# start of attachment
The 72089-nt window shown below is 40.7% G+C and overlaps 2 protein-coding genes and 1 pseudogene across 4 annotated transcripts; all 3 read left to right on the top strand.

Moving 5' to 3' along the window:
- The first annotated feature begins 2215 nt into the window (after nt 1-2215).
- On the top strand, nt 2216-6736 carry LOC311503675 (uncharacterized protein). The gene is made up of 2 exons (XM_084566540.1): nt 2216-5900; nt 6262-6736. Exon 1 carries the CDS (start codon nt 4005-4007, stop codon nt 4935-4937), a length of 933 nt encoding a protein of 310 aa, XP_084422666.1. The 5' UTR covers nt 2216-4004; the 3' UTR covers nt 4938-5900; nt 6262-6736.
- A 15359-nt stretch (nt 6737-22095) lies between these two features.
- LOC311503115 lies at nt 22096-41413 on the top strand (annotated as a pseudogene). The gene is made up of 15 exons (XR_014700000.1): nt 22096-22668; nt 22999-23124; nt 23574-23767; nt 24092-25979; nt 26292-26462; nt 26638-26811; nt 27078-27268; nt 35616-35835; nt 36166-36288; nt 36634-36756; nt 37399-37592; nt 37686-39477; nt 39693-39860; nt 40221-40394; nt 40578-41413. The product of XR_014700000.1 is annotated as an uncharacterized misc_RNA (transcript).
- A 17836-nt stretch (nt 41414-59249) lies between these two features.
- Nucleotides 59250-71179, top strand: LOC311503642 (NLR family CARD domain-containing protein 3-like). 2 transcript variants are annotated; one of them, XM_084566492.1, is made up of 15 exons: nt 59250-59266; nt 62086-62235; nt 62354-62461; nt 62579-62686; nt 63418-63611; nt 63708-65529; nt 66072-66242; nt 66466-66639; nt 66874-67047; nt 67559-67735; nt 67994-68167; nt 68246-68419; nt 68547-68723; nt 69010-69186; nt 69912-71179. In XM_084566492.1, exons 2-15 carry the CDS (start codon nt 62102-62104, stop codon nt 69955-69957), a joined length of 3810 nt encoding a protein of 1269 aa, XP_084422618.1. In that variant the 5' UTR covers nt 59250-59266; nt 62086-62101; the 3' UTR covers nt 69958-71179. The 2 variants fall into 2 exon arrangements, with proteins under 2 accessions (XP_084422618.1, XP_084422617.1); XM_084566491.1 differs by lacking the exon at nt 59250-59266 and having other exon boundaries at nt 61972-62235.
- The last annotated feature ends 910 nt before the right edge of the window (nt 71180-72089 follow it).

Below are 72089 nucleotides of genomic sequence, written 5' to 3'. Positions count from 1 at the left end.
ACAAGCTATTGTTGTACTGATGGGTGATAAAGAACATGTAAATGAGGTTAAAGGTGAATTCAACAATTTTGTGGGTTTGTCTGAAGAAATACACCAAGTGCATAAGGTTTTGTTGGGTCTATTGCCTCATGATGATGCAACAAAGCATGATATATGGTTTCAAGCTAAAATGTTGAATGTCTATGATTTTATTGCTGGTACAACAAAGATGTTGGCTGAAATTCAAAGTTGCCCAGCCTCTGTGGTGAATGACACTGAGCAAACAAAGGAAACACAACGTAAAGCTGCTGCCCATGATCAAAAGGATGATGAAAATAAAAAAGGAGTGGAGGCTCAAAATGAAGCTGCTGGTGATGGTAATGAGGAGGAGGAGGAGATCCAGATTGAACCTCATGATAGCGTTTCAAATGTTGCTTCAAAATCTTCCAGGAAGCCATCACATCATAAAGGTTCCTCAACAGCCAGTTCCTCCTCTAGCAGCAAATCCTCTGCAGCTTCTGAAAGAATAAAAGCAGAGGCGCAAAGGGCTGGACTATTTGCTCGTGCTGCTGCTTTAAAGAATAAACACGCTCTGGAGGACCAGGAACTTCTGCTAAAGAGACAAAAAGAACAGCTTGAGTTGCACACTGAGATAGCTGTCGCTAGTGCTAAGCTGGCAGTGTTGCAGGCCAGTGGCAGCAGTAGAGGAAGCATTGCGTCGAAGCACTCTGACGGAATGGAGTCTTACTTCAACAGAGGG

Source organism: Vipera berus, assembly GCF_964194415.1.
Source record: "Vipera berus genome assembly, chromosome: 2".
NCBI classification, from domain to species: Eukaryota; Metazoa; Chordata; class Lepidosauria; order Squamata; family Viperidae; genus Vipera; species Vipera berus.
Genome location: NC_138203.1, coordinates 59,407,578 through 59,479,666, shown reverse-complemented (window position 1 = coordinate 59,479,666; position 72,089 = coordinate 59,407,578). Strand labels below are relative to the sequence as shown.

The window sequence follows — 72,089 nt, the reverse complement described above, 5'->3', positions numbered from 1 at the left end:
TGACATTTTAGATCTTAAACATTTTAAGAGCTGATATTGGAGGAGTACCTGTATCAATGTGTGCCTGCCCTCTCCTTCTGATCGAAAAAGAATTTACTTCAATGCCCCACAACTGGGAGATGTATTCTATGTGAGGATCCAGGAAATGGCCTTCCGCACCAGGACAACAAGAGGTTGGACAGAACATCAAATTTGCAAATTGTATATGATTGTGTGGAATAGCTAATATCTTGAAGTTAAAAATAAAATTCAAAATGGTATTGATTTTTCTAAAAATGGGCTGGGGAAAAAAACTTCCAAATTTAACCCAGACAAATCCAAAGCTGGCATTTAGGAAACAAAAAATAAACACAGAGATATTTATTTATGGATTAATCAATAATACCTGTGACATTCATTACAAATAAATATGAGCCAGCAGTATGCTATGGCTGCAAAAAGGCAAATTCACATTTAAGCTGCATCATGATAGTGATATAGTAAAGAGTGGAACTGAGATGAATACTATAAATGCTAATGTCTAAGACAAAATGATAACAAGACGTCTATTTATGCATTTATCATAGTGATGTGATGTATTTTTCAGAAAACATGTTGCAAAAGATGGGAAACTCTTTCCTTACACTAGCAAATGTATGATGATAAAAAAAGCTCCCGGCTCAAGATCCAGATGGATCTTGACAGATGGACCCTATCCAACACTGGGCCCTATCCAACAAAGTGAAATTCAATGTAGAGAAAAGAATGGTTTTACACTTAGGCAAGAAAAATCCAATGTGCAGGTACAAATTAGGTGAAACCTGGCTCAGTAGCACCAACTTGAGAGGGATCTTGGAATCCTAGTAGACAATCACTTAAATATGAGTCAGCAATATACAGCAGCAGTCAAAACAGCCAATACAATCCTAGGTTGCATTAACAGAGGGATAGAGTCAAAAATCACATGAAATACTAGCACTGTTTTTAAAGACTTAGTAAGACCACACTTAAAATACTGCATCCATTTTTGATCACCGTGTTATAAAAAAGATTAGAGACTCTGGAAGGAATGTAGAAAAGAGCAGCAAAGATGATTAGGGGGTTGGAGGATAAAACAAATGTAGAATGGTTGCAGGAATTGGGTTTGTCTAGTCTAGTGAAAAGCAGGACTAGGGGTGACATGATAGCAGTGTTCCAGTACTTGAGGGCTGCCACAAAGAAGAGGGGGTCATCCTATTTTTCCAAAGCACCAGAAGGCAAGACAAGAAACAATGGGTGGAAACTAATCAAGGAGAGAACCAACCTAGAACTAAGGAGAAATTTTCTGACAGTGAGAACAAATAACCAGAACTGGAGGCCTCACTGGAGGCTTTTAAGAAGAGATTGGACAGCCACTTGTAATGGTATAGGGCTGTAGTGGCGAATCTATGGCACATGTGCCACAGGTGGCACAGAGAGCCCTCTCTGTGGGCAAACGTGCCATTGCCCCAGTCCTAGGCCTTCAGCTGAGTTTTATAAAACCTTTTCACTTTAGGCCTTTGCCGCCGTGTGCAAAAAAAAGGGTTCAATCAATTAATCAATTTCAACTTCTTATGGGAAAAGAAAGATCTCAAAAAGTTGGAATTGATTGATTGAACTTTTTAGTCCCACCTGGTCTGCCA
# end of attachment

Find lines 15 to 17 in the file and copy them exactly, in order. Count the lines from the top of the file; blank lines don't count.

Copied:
Genome location: NC_138203.1, coordinates 59,407,578 through 59,479,666, shown reverse-complemented (window position 1 = coordinate 59,479,666; position 72,089 = coordinate 59,407,578). Strand labels below are relative to the sequence as shown.

The window sequence follows — 72,089 nt, the reverse complement described above, 5'->3', positions numbered from 1 at the left end:
TGACATTTTAGATCTTAAACATTTTAAGAGCTGATATTGGAGGAGTACCTGTATCAATGTGTGCCTGCCCTCTCCTTCTGATCGAAAAAGAATTTACTTCAATGCCCCACAACTGGGAGATGTATTCTATGTGAGGATCCAGGAAATGGCCTTCCGCACCAGGACAACAAGAGGTTGGACAGAACATCAAATTTGCAAATTGTATATGATTGTGTGGAATAGCTAATATCTTGAAGTTAAAAATAAAATTCAAAATGGTATTGATTTTTCTAAAAATGGGCTGGGGAAAAAAACTTCCAAATTTAACCCAGACAAATCCAAAGCTGGCATTTAGGAAACAAAAAATAAACACAGAGATATTTATTTATGGATTAATCAATAATACCTGTGACATTCATTACAAATAAATATGAGCCAGCAGTATGCTATGGCTGCAAAAAGGCAAATTCACATTTAAGCTGCATCATGATAGTGATATAGTAAAGAGTGGAACTGAGATGAATACTATAAATGCTAATGTCTAAGACAAAATGATAACAAGACGTCTATTTATGCATTTATCATAGTGATGTGATGTATTTTTCAGAAAACATGTTGCAAAAGATGGGAAACTCTTTCCTTACACTAGCAAATGTATGATGATAAAAAAAGCTCCCGGCTCAAGATCCAGATGGATCTTGACAGATGGACCCTATCCAACACTGGGCCCTATCCAACAAAGTGAAATTCAATGTAGAGAAAAGAATGGTTTTACACTTAGGCAAGAAAAATCCAATGTGCAGGTACAAATTAGGTGAAACCTGGCTCAGTAGCACCAACTTGAGAGGGATCTTGGAATCCTAGTAGACAATCACTTAAATATGAGTCAGCAATATACAGCAGCAGTCAAAACAGCCAATACAATCCTAGGTTGCATTAACAGAGGGATAGAGTCAAAAATCACATGAAATACTAGCACTGTTTTTAAAGACTTAGTAAGACCACACTTAAAATACTGCATCCATTTTTGATCACCGTGTTATAAAAAAGATTAGAGACTCTGGAAGGAATGTAGAAAAGAGCAGCAAAGATGATTAGGGGGTTGGAGGATAAAACAAATGTAGAATGGTTGCAGGAATTGGGTTTGTCTAGTCTAGTGAAAAGCAGGACTAGGGGTGACATGATAGCAGTGTTCCAGTACTTGAGGGCTGCCACAAAGAAGAGGGGGTCATCCTATTTTTCCAAAGCACCAGAAGGCAAGACAAGAAACAATGGGTGGAAACTAATCAAGGAGAGAACCAACCTAGAACTAAGGAGAAATTTTCTGACAGTGAGAACAAATAACCAGAACTGGAGGCCTCACTGGAGGCTTTTAAGAAGAGATTGGACAGCCACTTGTAATGGTATAGGGCTGTAGTGGCGAATCTATGGCACATGTGCCACAGGTGGCACAGAGAGCCCTCTCTGTGGGCAAACGTGCCATTGCCCCAGTCCTAGGCCTTCAGCTGAGTTTTATAAAACCTTTTCACTTTAGGCCTTTGCCGCCGTGTGCAAAAAAAAGGGTTCAATCAATTAATCAATTTCAACTTCTTATGGGAAAAGAAAGATCTCAAAAAGTTGGAATTGATTGATTGAACTTTTTAGTCCCACCTGGTCTGCCA